Contemporary Halacha-Meat & Fish

19 12 2010

Based on a Naaleh.com shiur by Rabbi Michael Taubes

Meat and Fish

Rav Kana taught that if one bakes bread in an oven with roasted meat, one cannot eat this bread with dairy. Further on the Gemara  in Pesachim writes that Rava B’Parziska prohibited consuming fish that had been roasted in an oven with meat, together with dairy. Mar B’rav Ashi  adds that one should not even eat the fish itself because it causes bad breath and tzoraat.

The Shulchan Aruch develops this halacha further and writes that not only may one not eat fish roasted in an oven with meat, but one should refrain from eating fish and meat altogether. The Rema notes that b’dieved if one already cooked fish and meat together it is permitted. This is corroborated by the Shach. The Beer Sheva disagrees and rules that even b’dieved one may not eat it since this is a question of danger. The Chasam Sofer notes that the Rambam did not cite this din at all. He postulates that the case mentioned in Gemara may have referred to a particular fish, or that human nature has changed since ancient times and the danger referred to no longer exists. Nevertheless the Chasam Sofer rules that “Minhag avoseinu k’din“-the customs of our forefathers are like law and therefore we do not mix fish with meat.  However we cannot say that the laws of meat and fish are stricter than the laws of meat and dairy.

The Shulchan Aruch writes further that one should wash ones hands and eat something to wash out ones mouth between fish and meat because it can lead to tzoraat, and “Sakanta chamura m’issura“-Matters of danger are more stringent than prohibitions.  The Magen Avraham disagrees and notes that we find many examples in Gemara where Chazal tells us about dangers which are not found today. This is because our natures have changed and we dwell in different lands. Therefore there is room to be more lenient here. The Mishna Berura rules that we follow the Rema who holds that one does not need to wash ones hands between fish and meat. The Rema writes that fish and meat are only a problem when they are cooked together however it is still better to eat or drink something in between courses. The widespread practice in Klal Yisrael during the Shabbat meal is to drink liquor between fish and meat.

Chazal categorized poultry the same way as meat with regard to the laws of meat and dairy. Therefore the halacha would be the same in regard to fish and meat too. Some Sefardic Poskim prohibit consuming fish with dairy. Rav Akiva Eiger notes that there is a practice to refrain from drinking water after fish because that too is a danger. Indeed as noted, the custom is to drink schnapps. Perhaps the minhag to say L’chaim after drinking an alcoholic beverage stems from this idea.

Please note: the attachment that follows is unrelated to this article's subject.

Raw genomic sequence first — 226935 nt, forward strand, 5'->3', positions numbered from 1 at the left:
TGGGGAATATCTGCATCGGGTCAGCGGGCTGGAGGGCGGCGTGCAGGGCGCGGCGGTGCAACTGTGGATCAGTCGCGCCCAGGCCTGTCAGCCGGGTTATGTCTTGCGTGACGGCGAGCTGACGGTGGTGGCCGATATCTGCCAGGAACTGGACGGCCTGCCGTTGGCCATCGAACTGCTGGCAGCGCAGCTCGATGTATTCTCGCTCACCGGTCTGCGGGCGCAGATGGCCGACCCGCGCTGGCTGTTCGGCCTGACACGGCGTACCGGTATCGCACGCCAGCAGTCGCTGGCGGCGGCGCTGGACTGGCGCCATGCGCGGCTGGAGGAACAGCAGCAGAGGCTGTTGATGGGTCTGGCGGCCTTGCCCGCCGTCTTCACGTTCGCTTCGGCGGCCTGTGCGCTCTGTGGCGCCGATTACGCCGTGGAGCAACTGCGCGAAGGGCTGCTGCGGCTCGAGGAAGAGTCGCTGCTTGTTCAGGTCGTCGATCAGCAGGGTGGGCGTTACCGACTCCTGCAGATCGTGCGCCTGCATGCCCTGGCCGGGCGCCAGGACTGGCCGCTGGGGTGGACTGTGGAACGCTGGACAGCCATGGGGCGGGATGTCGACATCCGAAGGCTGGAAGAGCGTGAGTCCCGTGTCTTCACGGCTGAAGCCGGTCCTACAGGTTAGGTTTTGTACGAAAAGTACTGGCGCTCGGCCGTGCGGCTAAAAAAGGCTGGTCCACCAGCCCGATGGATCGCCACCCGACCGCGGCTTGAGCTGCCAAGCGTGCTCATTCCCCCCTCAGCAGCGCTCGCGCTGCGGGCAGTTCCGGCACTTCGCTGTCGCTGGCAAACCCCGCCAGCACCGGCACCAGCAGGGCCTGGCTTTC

Living a Torah life means living a measured, focused, existence. There is meaning and purpose behind everything we do.  May our studying and knowing the halachot well help us reach our ultimate purpose.





Make this Shabbat More Meaningful by Learning the Parsha- Two Great Classes on Parshat Eikev!

27 07 2010

Every week Naaleh.com features Parsha classes to help you prepare for Shabbat. Isn’t is great knowing what the parsha in talking about while listening to the  Torah reading? Check out this week’s parsha, Parshat Eikev:

Parshat Eikev: Manna, Bread of Affliction?

Mrs. Chana Prero analyzes the command to keep the “entire mitzva” and the description of the desert experience in our parsha.

Parshat Eikev: Mind and Heart United

Rabbi Hershel Reichman teaches about how the elements of mind and heart often conflict with one another. Yet, the Torah teaches how to combine mind and heart creating one powerful drive  in the service  of G-d.





Hilchot Shabbat Come Alive!

9 11 2009

Hilchot Shabbat

Rabbi Shimon Isaacson provides Naaleh.com users with an in-depth study of the Laws of Shabbat, focusing on both the Halachik underpinnings and reasoning behind the laws, and the practical details of their execution.

One student writes in about the class Candle Lighting as Kabbalat Shabbat

‘Brilliant Shiur! Thank you so much!! This is what I have needed for years!!’ -Anoymous